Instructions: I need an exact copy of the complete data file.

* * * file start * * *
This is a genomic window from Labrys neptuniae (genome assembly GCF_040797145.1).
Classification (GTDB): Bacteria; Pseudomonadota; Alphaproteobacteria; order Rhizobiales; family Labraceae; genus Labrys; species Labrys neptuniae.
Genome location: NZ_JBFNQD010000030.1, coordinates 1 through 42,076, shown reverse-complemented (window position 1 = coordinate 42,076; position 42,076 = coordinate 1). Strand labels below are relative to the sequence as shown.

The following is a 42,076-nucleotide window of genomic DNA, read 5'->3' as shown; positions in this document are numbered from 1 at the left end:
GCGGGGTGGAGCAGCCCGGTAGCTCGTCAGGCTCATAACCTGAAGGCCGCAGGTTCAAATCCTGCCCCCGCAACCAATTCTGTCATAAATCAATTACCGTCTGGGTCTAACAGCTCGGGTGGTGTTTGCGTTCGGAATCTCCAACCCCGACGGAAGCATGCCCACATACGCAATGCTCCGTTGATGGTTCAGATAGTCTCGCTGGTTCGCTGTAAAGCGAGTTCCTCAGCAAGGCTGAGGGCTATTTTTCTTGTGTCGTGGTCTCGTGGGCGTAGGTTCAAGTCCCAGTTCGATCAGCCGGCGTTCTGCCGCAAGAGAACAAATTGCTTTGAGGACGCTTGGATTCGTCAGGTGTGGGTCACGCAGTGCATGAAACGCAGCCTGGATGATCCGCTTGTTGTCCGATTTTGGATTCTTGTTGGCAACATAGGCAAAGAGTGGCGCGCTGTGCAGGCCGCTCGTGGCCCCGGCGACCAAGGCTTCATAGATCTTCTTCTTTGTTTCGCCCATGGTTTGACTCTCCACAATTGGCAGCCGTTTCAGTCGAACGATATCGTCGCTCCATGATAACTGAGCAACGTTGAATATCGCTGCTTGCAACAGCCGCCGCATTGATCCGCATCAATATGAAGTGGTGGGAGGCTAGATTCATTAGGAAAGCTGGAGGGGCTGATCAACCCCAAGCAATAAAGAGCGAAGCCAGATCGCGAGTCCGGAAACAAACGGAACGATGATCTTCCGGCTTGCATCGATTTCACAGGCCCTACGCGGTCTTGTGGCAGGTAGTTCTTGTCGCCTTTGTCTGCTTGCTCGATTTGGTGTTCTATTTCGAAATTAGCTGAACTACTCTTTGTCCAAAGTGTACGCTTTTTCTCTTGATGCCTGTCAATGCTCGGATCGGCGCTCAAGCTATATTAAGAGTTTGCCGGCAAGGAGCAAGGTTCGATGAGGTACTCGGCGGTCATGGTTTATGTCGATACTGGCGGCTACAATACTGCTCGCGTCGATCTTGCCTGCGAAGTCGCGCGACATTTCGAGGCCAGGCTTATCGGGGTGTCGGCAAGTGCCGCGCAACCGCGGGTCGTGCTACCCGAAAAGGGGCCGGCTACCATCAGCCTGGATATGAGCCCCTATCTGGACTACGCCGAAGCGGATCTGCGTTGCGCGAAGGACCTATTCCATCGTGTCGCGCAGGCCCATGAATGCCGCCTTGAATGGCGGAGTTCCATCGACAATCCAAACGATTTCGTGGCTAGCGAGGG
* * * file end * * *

This is a genomic window from Labrys neptuniae (genome assembly GCF_040797145.1).
Classification (GTDB): Bacteria; Pseudomonadota; Alphaproteobacteria; order Rhizobiales; family Labraceae; genus Labrys; species Labrys neptuniae.
Genome location: NZ_JBFNQD010000030.1, coordinates 1 through 42,076, shown reverse-complemented (window position 1 = coordinate 42,076; position 42,076 = coordinate 1). Strand labels below are relative to the sequence as shown.

The following is a 42,076-nucleotide window of genomic DNA, read 5'->3' as shown; positions in this document are numbered from 1 at the left end:
GCGGGGTGGAGCAGCCCGGTAGCTCGTCAGGCTCATAACCTGAAGGCCGCAGGTTCAAATCCTGCCCCCGCAACCAATTCTGTCATAAATCAATTACCGTCTGGGTCTAACAGCTCGGGTGGTGTTTGCGTTCGGAATCTCCAACCCCGACGGAAGCATGCCCACATACGCAATGCTCCGTTGATGGTTCAGATAGTCTCGCTGGTTCGCTGTAAAGCGAGTTCCTCAGCAAGGCTGAGGGCTATTTTTCTTGTGTCGTGGTCTCGTGGGCGTAGGTTCAAGTCCCAGTTCGATCAGCCGGCGTTCTGCCGCAAGAGAACAAATTGCTTTGAGGACGCTTGGATTCGTCAGGTGTGGGTCACGCAGTGCATGAAACGCAGCCTGGATGATCCGCTTGTTGTCCGATTTTGGATTCTTGTTGGCAACATAGGCAAAGAGTGGCGCGCTGTGCAGGCCGCTCGTGGCCCCGGCGACCAAGGCTTCATAGATCTTCTTCTTTGTTTCGCCCATGGTTTGACTCTCCACAATTGGCAGCCGTTTCAGTCGAACGATATCGTCGCTCCATGATAACTGAGCAACGTTGAATATCGCTGCTTGCAACAGCCGCCGCATTGATCCGCATCAATATGAAGTGGTGGGAGGCTAGATTCATTAGGAAAGCTGGAGGGGCTGATCAACCCCAAGCAATAAAGAGCGAAGCCAGATCGCGAGTCCGGAAACAAACGGAACGATGATCTTCCGGCTTGCATCGATTTCACAGGCCCTACGCGGTCTTGTGGCAGGTAGTTCTTGTCGCCTTTGTCTGCTTGCTCGATTTGGTGTTCTATTTCGAAATTAGCTGAACTACTCTTTGTCCAAAGTGTACGCTTTTTCTCTTGATGCCTGTCAATGCTCGGATCGGCGCTCAAGCTATATTAAGAGTTTGCCGGCAAGGAGCAAGGTTCGATGAGGTACTCGGCGGTCATGGTTTATGTCGATACTGGCGGCTACAATACTGCTCGCGTCGATCTTGCCTGCGAAGTCGCGCGACATTTCGAGGCCAGGCTTATCGGGGTGTCGGCAAGTGCCGCGCAACCGCGGGTCGTGCTACCCGAAAAGGGGCCGGCTACCATCAGCCTGGATATGAGCCCCTATCTGGACTACGCCGAAGCGGATCTGCGTTGCGCGAAGGACCTATTCCATCGTGTCGCGCAGGCCCATGAATGCCGCCTTGAATGGCGGAGTTCCATCGACAATCCAAACGATTTCGTGGCTAGCGAGGG